A Few Non-negotiables

If not every technique will connect us with God, but there isn't one technique that works every time, where does that leave us?

Eventually, this winding path will get us to historic Christian spiritual disciplines.  There goes the surprise.

But along the way, it could be helpful to chart out some of our non-negotiables, guardrails on our way.

1) Connect through Christ

Jesus declares himself to be "the way, the truth and the life."  He is so bold as to say: "No one comes to the Father except through me." He is the point at which humanity and God unite, connect.

I love watching the Gulf of Mexico.  My Grandmother spends some time there every summer.  My Father recently bought a house on the Gulf as well.  Warm water, small waves.  If you go at the right time you can still find places on the beach where the rhythmic crash of the waves is all you can hear.

Looking out over the Gulf of Mexico there's a great horizon line, a visual representation that sky and water are meeting.  From my vantage point in the shallows, the meeting, touching of sky and water seems far off, miles and miles away.  But even in my knee-deep shallows, full of shells and sting-rays, sky and water touch.

Our techniques to connect with God are a lot like the water's reach to touch the sky.  Looked at from up close, it's nothing, no big deal.  From a distance, the horizon clearly makes the connection.

Christ is our connection, our place where sky and water meet.  From some vantage points, it's tough to see how Christ fits into it (What does Jesus have to do with fasting?).  But if you can back up far enough, if you get the right angle, you always see that horizon line between sky and water.

Every technique that allows us to connect with God does so through Christ.

2) Connection requires community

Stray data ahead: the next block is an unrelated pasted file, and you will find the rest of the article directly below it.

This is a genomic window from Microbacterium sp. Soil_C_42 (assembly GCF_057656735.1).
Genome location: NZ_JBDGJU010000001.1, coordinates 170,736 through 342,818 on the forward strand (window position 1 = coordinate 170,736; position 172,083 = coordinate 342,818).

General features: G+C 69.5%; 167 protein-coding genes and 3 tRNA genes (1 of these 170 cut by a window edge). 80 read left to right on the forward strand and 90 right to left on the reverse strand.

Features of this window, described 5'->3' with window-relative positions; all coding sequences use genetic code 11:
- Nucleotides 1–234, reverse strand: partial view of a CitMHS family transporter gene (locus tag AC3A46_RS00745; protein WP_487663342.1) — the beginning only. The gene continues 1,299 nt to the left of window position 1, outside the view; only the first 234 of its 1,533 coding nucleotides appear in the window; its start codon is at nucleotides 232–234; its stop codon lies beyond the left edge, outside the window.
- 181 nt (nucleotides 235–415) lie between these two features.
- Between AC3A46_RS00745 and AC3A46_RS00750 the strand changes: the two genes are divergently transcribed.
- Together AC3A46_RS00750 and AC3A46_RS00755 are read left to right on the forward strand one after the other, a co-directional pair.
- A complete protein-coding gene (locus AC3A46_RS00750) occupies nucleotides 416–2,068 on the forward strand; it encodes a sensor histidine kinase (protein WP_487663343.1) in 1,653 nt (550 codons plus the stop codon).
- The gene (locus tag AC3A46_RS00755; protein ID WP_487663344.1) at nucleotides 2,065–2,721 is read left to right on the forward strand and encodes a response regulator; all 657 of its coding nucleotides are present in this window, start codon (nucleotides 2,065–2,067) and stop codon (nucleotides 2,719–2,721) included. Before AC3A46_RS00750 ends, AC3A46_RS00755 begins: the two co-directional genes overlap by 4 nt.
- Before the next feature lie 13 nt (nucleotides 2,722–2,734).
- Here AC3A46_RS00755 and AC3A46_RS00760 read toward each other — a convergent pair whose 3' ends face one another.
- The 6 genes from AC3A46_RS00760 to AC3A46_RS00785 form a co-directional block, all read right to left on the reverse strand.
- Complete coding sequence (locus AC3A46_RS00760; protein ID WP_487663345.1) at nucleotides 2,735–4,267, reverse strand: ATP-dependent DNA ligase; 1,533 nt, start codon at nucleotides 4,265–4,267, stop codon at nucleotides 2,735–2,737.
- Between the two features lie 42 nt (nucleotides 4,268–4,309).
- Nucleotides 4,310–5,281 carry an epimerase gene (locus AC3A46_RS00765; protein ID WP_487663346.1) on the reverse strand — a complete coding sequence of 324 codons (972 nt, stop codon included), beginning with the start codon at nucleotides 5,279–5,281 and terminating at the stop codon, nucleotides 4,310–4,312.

There is no option to connect with God without the people of God.  This is one of the reasons multi-ethnicity is so important.  This is one of the reasons the church is so important.  This is one of the reasons evangelism is so important.

All of our techniques, practiced in isolation, go astray.  This is one of the reasons the author of Hebrews urges us to "not give up the habit of meeting together."  Discouragement floods in.  Selfishness and self-centeredness sneak in.  Stagnation sets in.  We need community.

And this is a very difficult element to incorporate into our techniques to connect with God.  Real community often devolves into...
  • Mere accountability
  • Bragging
  • Spectatorship
  • Once-a-week Christianity
  • Laziness
  • Shame
It shouldn't.  Community is a gift from God, a means of grace.  But hard to receive.  Oh, so hard to receive.

Try fasting as a community.  All manner of corruption rushes in and we begin to see why Jesus told us to fast in private.  But Daniel and his companions fasted together.  Moses and David called for fasts.  Throughout the history of God's people, communal fasts have had a powerful effect, connecting and reconnecting people to God.

So many of our approaches to the spiritual disciplines are individualistic.  We don't know how to let other people into our practice.  I certainly don't well.

I tried a few months ago, tried talking some friends into reading Celebration of Discipline and putting some of the disciplines into practice together.  That's right, I gave my friends homework.  That's how it felt, at least.

But I know it's right.  I know community is a gift for us as we engage in the various techniques God's given us to connect with him.  Community is a gift.  I just need to learn to unwrap it.

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